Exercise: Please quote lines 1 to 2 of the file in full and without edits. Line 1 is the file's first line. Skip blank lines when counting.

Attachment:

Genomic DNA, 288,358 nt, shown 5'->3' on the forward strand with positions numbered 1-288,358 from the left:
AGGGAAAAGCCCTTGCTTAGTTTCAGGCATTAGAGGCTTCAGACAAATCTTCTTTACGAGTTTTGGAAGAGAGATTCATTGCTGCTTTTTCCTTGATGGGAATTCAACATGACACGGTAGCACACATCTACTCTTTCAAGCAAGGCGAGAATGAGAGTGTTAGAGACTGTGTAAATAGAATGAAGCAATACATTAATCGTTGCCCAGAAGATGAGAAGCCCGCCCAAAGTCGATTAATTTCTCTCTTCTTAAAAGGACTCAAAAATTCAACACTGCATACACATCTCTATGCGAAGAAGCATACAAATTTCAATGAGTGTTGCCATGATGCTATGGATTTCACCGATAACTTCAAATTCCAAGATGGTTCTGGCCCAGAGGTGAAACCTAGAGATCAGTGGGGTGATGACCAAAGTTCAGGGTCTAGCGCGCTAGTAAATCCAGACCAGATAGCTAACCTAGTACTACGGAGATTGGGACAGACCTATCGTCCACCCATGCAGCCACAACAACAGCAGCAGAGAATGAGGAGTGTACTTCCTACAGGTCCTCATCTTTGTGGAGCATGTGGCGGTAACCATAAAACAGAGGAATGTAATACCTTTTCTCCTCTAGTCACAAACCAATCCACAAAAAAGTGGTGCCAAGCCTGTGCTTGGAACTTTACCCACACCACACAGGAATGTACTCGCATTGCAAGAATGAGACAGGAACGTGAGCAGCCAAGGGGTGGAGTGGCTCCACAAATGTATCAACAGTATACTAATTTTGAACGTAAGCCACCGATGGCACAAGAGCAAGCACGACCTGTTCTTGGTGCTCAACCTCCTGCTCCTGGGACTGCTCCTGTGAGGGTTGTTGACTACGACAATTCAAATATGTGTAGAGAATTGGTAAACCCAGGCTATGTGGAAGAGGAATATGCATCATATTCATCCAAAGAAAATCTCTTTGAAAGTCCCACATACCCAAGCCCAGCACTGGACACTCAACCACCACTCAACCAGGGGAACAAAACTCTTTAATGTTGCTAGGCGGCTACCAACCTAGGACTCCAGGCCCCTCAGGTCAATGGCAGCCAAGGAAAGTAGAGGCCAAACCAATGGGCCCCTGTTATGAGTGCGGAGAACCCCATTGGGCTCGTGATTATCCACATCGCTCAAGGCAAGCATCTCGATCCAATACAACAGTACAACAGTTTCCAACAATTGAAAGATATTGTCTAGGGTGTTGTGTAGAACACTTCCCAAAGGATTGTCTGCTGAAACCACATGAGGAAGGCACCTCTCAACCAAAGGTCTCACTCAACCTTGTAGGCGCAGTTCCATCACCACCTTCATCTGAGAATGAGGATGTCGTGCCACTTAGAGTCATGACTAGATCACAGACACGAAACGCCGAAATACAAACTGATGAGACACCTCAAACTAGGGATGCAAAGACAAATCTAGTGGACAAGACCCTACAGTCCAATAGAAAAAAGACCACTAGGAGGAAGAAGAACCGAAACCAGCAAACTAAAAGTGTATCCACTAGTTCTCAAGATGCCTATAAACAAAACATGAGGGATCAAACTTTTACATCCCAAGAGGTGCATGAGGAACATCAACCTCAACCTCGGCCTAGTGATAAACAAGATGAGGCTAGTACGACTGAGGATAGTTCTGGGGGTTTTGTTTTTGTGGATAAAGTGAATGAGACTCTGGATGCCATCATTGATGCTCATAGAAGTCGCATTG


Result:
Genomic DNA, 288,358 nt, shown 5'->3' on the forward strand with positions numbered 1-288,358 from the left:
AGGGAAAAGCCCTTGCTTAGTTTCAGGCATTAGAGGCTTCAGACAAATCTTCTTTACGAGTTTTGGAAGAGAGATTCATTGCTGCTTTTTCCTTGATGGGAATTCAACATGACACGGTAGCACACATCTACTCTTTCAAGCAAGGCGAGAATGAGAGTGTTAGAGACTGTGTAAATAGAATGAAGCAATACATTAATCGTTGCCCAGAAGATGAGAAGCCCGCCCAAAGTCGATTAATTTCTCTCTTCTTAAAAGGACTCAAAAATTCAACACTGCATACACATCTCTATGCGAAGAAGCATACAAATTTCAATGAGTGTTGCCATGATGCTATGGATTTCACCGATAACTTCAAATTCCAAGATGGTTCTGGCCCAGAGGTGAAACCTAGAGATCAGTGGGGTGATGACCAAAGTTCAGGGTCTAGCGCGCTAGTAAATCCAGACCAGATAGCTAACCTAGTACTACGGAGATTGGGACAGACCTATCGTCCACCCATGCAGCCACAACAACAGCAGCAGAGAATGAGGAGTGTACTTCCTACAGGTCCTCATCTTTGTGGAGCATGTGGCGGTAACCATAAAACAGAGGAATGTAATACCTTTTCTCCTCTAGTCACAAACCAATCCACAAAAAAGTGGTGCCAAGCCTGTGCTTGGAACTTTACCCACACCACACAGGAATGTACTCGCATTGCAAGAATGAGACAGGAACGTGAGCAGCCAAGGGGTGGAGTGGCTCCACAAATGTATCAACAGTATACTAATTTTGAACGTAAGCCACCGATGGCACAAGAGCAAGCACGACCTGTTCTTGGTGCTCAACCTCCTGCTCCTGGGACTGCTCCTGTGAGGGTTGTTGACTACGACAATTCAAATATGTGTAGAGAATTGGTAAACCCAGGCTATGTGGAAGAGGAATATGCATCATATTCATCCAAAGAAAATCTCTTTGAAAGTCCCACATACCCAAGCCCAGCACTGGACACTCAACCACCACTCAACCAGGGGAACAAAACTCTTTAATGTTGCTAGGCGGCTACCAACCTAGGACTCCAGGCCCCTCAGGTCAATGGCAGCCAAGGAAAGTAGAGGCCAAACCAATGGGCCCCTGTTATGAGTGCGGAGAACCCCATTGGGCTCGTGATTATCCACATCGCTCAAGGCAAGCATCTCGATCCAATACAACAGTACAACAGTTTCCAACAATTGAAAGATATTGTCTAGGGTGTTGTGTAGAACACTTCCCAAAGGATTGTCTGCTGAAACCACATGAGGAAGGCACCTCTCAACCAAAGGTCTCACTCAACCTTGTAGGCGCAGTTCCATCACCACCTTCATCTGAGAATGAGGATGTCGTGCCACTTAGAGTCATGACTAGATCACAGACACGAAACGCCGAAATACAAACTGATGAGACACCTCAAACTAGGGATGCAAAGACAAATCTAGTGGACAAGACCCTACAGTCCAATAGAAAAAAGACCACTAGGAGGAAGAAGAACCGAAACCAGCAAACTAAAAGTGTATCCACTAGTTCTCAAGATGCCTATAAACAAAACATGAGGGATCAAACTTTTACATCCCAAGAGGTGCATGAGGAACATCAACCTCAACCTCGGCCTAGTGATAAACAAGATGAGGCTAGTACGACTGAGGATAGTTCTGGGGGTTTTGTTTTTGTGGATAAAGTGAATGAGACTCTGGATGCCATCATTGATGCTCATAGAAGTCGCATTG